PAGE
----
Telomere elongation of different mutants grown in the presence of ethanol.
Fig. 4. Telomere elongation of different mutants grown in the presence of ethanol.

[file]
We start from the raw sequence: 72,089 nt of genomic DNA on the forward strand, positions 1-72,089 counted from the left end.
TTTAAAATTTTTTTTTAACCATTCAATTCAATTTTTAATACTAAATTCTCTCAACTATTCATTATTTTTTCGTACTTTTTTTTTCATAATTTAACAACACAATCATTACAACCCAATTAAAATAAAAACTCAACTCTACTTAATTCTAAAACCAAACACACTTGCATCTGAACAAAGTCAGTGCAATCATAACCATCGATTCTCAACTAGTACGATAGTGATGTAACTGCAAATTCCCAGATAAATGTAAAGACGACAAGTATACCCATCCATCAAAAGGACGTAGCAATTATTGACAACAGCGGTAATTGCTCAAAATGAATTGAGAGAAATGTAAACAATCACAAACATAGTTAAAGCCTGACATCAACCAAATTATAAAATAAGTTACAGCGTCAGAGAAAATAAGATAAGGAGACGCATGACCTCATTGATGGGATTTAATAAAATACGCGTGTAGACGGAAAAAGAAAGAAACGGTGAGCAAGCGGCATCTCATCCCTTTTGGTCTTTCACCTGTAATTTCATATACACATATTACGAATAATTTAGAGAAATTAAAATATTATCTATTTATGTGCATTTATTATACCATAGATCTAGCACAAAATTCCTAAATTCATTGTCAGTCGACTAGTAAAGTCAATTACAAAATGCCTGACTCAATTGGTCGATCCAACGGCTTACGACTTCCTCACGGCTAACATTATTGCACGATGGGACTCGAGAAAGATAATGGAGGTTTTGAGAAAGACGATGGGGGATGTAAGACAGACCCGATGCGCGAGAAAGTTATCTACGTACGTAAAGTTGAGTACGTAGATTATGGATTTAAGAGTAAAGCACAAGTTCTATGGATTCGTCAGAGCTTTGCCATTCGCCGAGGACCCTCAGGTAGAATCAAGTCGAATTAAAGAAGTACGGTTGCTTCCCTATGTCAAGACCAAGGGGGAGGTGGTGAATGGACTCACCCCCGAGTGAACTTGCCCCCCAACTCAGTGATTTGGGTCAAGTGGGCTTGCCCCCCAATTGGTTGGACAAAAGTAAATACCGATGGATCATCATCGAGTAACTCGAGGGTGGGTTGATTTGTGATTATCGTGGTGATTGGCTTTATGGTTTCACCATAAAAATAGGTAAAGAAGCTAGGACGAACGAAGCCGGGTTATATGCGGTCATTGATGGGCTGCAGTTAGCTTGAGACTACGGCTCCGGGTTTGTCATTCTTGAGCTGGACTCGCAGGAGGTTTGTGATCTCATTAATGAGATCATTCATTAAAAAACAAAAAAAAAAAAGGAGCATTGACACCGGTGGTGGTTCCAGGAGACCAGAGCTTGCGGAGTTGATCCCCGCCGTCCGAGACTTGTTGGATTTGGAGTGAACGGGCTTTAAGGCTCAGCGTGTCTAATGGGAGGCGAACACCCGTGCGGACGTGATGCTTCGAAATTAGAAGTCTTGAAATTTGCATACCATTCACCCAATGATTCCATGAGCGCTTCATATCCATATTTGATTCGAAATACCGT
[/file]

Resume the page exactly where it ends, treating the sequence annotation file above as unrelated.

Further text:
A. The level of Rap1 protein is reduced upon exposure to ethanol in wt, rif1Δ and rif2Δ mutants, but not in a strain in which the RAP1 gene is under the Tet promoter. B. The initial telomere length and the elongation after 100 generations in ethanol were measured by Southern blot. A deletion of RIF1 (two independent cultures) inhibits the response to ethanol while deletion of RIF2 (two independent cultures) increases it. A rap1-17 strain, unable to bind Rif1 or Rif2, behaves similarly to the double mutant rif1Δ rif2Δ. Expressing Rap1 under the tetracycline promoter (which is not affected by ethanol) prevents the telomeric elongation under ethanol stress. C. Chromatin Immunoprecipitation (ChIP) analysis for the recruitment levels of Rif1 and Rif2 proteins to telomeres, in the absence and in the presence of ethanol. The non-telomeric ARO1 locus was used to normalize the relative levels.